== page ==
You might have noticed that a Treadmill Stress Test is not on this list — these may also be referred to as a Stress Echo Test or a Nuclear Stress Test. Whichever version you choose, these types of stress tests are diagnostic tools, not screening tools. As diagnostic tests, stress tests are helpful if you are already experience symptoms of cardiovascular disease or are at high risk for recurrent cardiovascular disease.

A well-exercised heart provides a wealth of information to the physician with regard to patients that are presenting current symptoms of heart disease. For patients without heart disease, this test only measures the fitness of your heart today. Although it feels like a significant test because you may be running and sweating and hooked up to electrodes, a stress test is not going to be able to predict the likelihood of a future heart event.

What Risk Factors Guide Advanced Cardiovascular Screenings? 

Not everyone needs every test we mentioned before. Which advanced cardiovascular screenings are right for you depends on your personal risk factors. Your doctor can help decide which tests make the most sense for you. Here are a few common considerations.

  • Age. With the presence of other risk factors, a cardiovascular screening may be a good option for setting a baseline beginning at age 40. At age 50+, the risk increases for everyone.
  • Family history. Family history influences risk factors, less because of genetics (which influence only 10% to 20% of health outcomes) than shared environmental factors, such as lifestyle, behavior patterns, and habits. However, a strong family history might encourage earlier testing.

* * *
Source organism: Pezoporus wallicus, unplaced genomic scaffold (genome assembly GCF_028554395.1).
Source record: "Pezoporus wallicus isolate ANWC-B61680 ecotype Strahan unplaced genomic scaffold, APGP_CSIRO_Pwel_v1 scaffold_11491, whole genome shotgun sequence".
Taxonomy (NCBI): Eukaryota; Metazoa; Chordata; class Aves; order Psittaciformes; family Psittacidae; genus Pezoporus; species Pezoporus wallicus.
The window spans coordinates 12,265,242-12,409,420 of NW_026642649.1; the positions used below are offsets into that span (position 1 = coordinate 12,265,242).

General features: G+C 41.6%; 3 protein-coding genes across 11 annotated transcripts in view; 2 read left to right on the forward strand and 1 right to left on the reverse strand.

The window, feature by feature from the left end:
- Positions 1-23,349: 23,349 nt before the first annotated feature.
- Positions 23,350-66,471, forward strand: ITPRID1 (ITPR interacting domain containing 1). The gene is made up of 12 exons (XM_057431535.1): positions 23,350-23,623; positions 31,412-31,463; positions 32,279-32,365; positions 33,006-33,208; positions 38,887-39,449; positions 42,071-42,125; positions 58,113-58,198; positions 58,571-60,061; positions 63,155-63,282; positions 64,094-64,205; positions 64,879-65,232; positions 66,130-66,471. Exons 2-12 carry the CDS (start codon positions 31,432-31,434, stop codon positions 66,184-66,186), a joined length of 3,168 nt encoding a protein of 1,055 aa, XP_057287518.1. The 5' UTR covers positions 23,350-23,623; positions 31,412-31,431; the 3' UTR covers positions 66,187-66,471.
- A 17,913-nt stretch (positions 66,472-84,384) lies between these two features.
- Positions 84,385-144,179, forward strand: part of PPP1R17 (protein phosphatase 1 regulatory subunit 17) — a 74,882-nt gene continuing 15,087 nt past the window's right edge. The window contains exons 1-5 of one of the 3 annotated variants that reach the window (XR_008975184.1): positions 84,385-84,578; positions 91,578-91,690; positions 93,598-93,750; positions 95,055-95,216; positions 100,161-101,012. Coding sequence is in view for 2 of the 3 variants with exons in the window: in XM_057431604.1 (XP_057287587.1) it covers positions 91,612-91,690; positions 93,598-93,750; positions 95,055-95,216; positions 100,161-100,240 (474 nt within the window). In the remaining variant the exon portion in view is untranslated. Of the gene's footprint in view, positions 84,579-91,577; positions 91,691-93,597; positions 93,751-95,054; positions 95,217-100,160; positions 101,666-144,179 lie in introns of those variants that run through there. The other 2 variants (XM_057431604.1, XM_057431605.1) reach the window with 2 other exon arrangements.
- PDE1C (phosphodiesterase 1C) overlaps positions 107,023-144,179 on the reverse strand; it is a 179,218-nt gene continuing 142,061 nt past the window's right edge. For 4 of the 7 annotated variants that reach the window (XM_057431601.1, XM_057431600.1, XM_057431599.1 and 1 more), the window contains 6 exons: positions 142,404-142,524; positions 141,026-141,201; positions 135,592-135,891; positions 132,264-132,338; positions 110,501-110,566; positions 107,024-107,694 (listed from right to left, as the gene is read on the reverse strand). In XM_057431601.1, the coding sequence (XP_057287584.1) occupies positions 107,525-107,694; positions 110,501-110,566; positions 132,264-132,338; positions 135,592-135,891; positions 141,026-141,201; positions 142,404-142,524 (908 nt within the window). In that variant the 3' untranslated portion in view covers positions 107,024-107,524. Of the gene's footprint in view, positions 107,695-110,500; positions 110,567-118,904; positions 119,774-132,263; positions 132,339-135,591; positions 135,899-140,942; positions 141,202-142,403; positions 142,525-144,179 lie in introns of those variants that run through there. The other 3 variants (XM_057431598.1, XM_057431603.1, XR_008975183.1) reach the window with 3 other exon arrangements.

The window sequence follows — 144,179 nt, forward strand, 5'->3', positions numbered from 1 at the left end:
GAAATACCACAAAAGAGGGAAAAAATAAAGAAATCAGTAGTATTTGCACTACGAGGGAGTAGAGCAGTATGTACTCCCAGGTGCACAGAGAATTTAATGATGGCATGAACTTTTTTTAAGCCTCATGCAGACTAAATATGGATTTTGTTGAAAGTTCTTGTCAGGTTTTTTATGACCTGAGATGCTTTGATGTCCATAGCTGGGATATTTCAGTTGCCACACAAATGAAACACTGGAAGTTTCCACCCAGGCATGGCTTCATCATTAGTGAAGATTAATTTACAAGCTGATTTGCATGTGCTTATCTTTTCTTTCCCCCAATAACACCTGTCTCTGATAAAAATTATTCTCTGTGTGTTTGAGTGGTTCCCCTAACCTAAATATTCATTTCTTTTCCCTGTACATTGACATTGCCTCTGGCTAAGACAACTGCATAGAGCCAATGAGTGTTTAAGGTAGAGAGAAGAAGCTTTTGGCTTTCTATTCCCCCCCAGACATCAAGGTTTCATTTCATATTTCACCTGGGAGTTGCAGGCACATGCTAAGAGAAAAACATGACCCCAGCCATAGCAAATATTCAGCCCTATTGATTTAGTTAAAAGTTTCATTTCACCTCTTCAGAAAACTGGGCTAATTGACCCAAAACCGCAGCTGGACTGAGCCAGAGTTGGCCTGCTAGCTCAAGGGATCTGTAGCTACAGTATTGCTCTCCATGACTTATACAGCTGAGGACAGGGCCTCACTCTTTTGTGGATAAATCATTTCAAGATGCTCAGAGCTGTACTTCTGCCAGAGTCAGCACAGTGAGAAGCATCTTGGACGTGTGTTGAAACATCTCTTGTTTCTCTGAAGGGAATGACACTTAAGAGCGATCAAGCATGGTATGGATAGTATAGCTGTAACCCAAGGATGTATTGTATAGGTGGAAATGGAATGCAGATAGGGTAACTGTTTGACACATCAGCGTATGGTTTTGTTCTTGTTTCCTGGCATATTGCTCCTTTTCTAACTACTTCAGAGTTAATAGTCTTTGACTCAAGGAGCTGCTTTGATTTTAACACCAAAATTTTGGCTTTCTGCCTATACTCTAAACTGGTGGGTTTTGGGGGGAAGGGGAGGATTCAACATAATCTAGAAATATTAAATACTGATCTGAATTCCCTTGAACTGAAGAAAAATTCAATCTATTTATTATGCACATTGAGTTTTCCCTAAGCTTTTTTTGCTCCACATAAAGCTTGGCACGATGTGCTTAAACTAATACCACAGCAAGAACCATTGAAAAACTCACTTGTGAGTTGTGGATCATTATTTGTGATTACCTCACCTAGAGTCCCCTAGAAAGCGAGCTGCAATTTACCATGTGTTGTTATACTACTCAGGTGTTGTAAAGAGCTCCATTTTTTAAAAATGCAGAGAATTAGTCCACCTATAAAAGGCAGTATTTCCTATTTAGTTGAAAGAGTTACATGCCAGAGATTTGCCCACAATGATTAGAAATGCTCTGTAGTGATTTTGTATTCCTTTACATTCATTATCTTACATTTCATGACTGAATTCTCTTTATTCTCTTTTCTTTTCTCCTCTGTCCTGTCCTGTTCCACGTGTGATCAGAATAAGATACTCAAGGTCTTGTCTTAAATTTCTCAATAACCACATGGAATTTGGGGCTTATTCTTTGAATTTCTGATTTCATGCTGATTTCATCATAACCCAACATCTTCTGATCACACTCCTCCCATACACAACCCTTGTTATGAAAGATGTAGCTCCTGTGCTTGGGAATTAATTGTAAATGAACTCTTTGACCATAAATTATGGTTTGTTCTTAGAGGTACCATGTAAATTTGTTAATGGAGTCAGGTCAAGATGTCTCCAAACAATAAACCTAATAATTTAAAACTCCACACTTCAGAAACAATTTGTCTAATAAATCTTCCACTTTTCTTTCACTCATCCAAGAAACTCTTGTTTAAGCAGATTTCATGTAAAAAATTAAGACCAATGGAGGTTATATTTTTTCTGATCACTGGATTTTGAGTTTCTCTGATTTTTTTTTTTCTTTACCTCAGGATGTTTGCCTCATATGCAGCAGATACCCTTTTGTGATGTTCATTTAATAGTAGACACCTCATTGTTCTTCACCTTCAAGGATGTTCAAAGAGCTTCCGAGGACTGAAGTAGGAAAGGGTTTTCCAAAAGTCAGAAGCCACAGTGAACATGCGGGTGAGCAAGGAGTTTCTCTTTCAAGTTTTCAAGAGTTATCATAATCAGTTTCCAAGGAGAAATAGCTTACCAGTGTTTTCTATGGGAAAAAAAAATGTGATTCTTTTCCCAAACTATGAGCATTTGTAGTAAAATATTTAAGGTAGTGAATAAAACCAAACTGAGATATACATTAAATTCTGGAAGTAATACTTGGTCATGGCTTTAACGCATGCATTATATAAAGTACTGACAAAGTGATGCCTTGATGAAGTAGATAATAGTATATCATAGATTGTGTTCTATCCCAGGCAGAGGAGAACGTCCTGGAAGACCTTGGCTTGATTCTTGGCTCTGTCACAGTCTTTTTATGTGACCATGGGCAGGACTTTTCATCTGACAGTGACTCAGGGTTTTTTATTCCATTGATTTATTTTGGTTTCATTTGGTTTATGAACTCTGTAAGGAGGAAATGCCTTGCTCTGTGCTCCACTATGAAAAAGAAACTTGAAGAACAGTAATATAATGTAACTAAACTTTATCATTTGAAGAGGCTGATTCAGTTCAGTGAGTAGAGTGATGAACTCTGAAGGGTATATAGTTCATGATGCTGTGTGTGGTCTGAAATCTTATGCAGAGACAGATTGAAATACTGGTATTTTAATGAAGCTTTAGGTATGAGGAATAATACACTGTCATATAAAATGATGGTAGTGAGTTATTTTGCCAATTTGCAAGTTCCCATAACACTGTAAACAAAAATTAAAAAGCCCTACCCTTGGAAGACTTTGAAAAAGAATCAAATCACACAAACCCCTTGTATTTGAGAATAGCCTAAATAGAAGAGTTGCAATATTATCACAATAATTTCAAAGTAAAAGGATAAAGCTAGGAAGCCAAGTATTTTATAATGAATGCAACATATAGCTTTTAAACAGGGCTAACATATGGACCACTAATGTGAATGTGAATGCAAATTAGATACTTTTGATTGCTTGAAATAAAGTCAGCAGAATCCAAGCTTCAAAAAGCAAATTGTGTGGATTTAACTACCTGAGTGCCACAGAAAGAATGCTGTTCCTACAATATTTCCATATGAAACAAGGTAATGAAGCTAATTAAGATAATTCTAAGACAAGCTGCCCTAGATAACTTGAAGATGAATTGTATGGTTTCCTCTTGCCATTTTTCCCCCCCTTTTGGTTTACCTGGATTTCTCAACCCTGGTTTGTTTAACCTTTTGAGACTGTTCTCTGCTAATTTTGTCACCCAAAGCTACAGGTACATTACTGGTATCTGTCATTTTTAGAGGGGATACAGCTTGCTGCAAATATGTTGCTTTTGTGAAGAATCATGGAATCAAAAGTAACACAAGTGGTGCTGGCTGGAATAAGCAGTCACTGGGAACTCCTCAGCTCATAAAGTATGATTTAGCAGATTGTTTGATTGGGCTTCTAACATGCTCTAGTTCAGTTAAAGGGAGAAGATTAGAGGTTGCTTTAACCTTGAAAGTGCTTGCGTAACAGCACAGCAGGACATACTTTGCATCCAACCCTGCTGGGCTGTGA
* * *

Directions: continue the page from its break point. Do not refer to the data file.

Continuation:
• Prior testing. Based on how long ago those screenings took place and the results, any previous advanced cardiovascular screening can influence when and what kind of tests are recommended.
  • Lifestyle. Factors such as your current fitness level, diet, or stress management can increase or reduce your risk for cardiovascular disease.
  • Level of concern. If you’re really worried about your heart health, if may bring you peace of mind simply to know your current health status and level of risk.

How Can You Prevent Cardiovascular Disease?

In addition to advanced heart screenings, you can do other things to improve your overall cardiovascular health:

  • Monitor your blood pressure. Be aware that recommendations/guidelines can change. At the end of 2017, the American College of Cardiology lowered its definition of hypertension to a blood pressure level of 130/80 mm Hg rather than 140/90. The ideal blood pressure is 120/70. 
  • Consider a plant-based diet. The DASH Diet (Dietary Approaches to Stop Hypertension), which is a plant-focused diet, is a popular option. 
  • Know your family history and share this information with your doctor. 
  • Adopt other healthful lifestyle changes. Get regular exercise. Quit smoking (or don’t start). Minimize stress levels. Maintain a healthy weight. And get a good night’s sleep. 

Make Advanced Cardiovascular Screenings a Part of Your Annual Physical

As a CEO, you understand growth. Year over year growth means your company is growing and set up for success for the long-term. By adding advanced cardiovascular screenings to your annual physicals, you can track similar growth for the health of your heart year over year and set yourself up for success for the long-term. 

Dr. PongAbout the Author
Dr. David Pong is Director of Executive Health at PartnerMD. PartnerMD’s executive physicals provide the most medically advanced screenings available. Once a baseline is set for heart health, the client’s physician can get to work on improving health, reducing risk, and monitoring progress year over year.  Learn more here.

Editors Note: Content provided by PartnerMD, a Sponsor of Virginia Council of CEOs.

Posted by Staff at 12:53 pm